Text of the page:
Recently, I found out that rock icon Mike Hanopol thanked me on Facebook for a commissioned feature I wrote about him. He had been in the news lately for his bout with COVID-19, which fortunately he recovered from.
Part of his message stated: “Maraming salamat at you have shown the importance of OPM.”
True enough, the bass playing co-vocalist in the Pinoy rock power trio that became known as Juan Dela Cruz Band and who embarked on a successful solo career with the megahit “Laki Sa Layaw,” is one who can’t be missed out when we’re talking about Original Pilipino Music (OPM). His contribution is of such value it paved the way for later generations of Filipino rockers.
Small wonder his album Awiting Pilipino, which spawned the song that introduced listeners to the term jeproks, is among the new reproductions from Vicor Music’s classic vinyl series, along with other key releases featuring Resty Fabunan’s Maria Cafra, Yoyoy Villame, and Gary Valenciano.
The vinyl-collecting community had been found to be receptive to the local label’s move to unearth its gems to satisfy the craving of audiophiles. Previous releases like those from the late great Ric Segreto (“Segreto”) and Rico J. Puno (“The Way We Were”), as well as those from living legends Rey Valera, Martin Nievera, Freddie Aguilar, and Sharon Cuneta, are said to have “become a big hit.” “Segreto” apparently “sold out its stocks twice.”
Hanopol’s album originally released in 1977 is deservingly described as “a successful solo debut from the Pinoy rock singer-songwriter and multi-instrumentalist.” Apart from “Laki Sa Layaw,” it also contains the songs “Mr. Kengkoy,” “Kayabangan” and the title track, all of which belong among his top five most-streamed hits on Spotify.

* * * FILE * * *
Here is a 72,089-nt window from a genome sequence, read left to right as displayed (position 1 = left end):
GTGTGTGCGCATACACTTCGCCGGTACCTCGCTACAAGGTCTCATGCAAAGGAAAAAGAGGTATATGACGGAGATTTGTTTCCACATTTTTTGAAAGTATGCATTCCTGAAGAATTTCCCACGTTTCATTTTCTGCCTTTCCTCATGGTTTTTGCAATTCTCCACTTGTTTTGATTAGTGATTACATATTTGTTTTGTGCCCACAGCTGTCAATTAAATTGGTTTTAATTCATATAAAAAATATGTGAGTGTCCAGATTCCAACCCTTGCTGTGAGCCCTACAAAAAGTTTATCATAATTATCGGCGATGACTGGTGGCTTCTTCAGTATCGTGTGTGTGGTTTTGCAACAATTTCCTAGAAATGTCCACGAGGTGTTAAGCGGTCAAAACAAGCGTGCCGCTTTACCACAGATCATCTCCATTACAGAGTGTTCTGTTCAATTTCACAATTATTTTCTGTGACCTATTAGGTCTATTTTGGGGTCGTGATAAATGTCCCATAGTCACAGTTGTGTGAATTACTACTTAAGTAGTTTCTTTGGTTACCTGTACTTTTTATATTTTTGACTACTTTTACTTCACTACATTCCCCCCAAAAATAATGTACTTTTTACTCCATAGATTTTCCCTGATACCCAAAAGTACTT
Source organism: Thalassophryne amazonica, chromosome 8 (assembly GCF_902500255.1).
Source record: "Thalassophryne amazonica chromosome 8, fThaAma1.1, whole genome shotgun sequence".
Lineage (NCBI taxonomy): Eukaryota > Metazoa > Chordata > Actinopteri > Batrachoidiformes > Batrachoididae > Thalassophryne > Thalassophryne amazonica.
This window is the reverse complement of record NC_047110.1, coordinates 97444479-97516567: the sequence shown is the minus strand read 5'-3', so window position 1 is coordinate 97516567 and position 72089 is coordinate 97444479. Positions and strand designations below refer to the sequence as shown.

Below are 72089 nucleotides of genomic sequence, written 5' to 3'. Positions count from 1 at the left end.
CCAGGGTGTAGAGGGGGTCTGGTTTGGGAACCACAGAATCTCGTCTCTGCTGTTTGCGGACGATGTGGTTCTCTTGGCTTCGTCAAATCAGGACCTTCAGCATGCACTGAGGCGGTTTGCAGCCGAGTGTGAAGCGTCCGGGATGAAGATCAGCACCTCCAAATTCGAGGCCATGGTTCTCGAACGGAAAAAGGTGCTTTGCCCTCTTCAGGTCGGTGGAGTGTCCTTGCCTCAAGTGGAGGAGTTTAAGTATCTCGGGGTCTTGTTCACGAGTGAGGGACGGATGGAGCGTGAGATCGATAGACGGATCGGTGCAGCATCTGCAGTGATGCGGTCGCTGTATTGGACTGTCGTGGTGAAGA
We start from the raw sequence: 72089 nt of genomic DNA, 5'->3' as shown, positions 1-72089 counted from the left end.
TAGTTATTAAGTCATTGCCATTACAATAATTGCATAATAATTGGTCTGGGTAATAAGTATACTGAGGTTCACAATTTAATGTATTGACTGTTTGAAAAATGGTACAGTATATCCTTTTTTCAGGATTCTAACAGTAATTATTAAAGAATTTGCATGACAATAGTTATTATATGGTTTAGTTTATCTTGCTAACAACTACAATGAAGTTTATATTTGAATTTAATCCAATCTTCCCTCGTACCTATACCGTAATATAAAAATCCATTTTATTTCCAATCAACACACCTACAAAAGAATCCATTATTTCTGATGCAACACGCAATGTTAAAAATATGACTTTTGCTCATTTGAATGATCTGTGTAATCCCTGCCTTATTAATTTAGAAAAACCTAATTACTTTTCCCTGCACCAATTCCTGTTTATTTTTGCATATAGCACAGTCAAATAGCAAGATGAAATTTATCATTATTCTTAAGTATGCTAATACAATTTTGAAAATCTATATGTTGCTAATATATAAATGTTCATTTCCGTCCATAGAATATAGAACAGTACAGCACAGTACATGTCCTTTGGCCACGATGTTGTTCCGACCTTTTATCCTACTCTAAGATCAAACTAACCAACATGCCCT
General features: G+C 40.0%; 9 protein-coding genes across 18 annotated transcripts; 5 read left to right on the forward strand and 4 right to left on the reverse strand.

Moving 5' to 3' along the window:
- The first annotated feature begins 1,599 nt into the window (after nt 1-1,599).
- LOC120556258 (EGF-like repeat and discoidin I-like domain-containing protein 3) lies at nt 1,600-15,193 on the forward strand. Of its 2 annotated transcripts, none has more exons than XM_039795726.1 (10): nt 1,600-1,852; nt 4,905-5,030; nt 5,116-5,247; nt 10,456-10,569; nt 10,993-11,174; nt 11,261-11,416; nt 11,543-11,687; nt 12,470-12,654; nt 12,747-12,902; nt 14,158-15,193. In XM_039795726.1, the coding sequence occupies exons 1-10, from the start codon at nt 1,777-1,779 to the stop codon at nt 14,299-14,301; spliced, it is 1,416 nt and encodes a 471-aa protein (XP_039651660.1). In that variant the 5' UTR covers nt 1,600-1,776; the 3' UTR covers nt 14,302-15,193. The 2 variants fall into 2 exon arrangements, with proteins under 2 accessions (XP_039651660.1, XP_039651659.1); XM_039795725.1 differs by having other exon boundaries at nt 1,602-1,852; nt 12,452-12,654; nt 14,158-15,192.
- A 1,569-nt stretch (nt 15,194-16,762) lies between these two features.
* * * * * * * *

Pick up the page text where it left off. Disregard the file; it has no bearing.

A few years ago, I went to the house of the stylish rocker famous for his beret and headless guitar and we chatted about his experiences as a musician. By the time I paid him a visit, he had become the first Filipino rabbi.
For the other new Vicor vinyl releases —all manufactured abroad on 180-gram vinyl, the Maria Cafra’s self-titled record boasts the hit “Kumusta Mga Kaibigan” while Gary Valenciano’s Next album provides the Danny Javier-written “‘Di Na Natuto” and the Cecile Azarcon composition “Reaching Out.” Of course, the 14-track Best of Yoyoy Villame has his finest and funniest tracks top-billed by “Butsekik,” “Si Felimon,” and “Mag Exercise Tayo,” to name a few.
Vicor had likewise reissued Juan Dela Cruz Band’s “Himig Natin," Basil Valdez’s “Ngayon At Kailanman,” and a couple of more Manila Sound treasures.
Priced at P1,900 per title, these records are said to be perfect for collectors itching for quality classic albums. Interested individuals may reach out to Vicor on Facebook to know where and how to purchase such precious items for the discerning ears.
In the midst of the digital revolution in music, the comeback of vinyl as the format of choice of its niche market is a welcome development for old souls like me.
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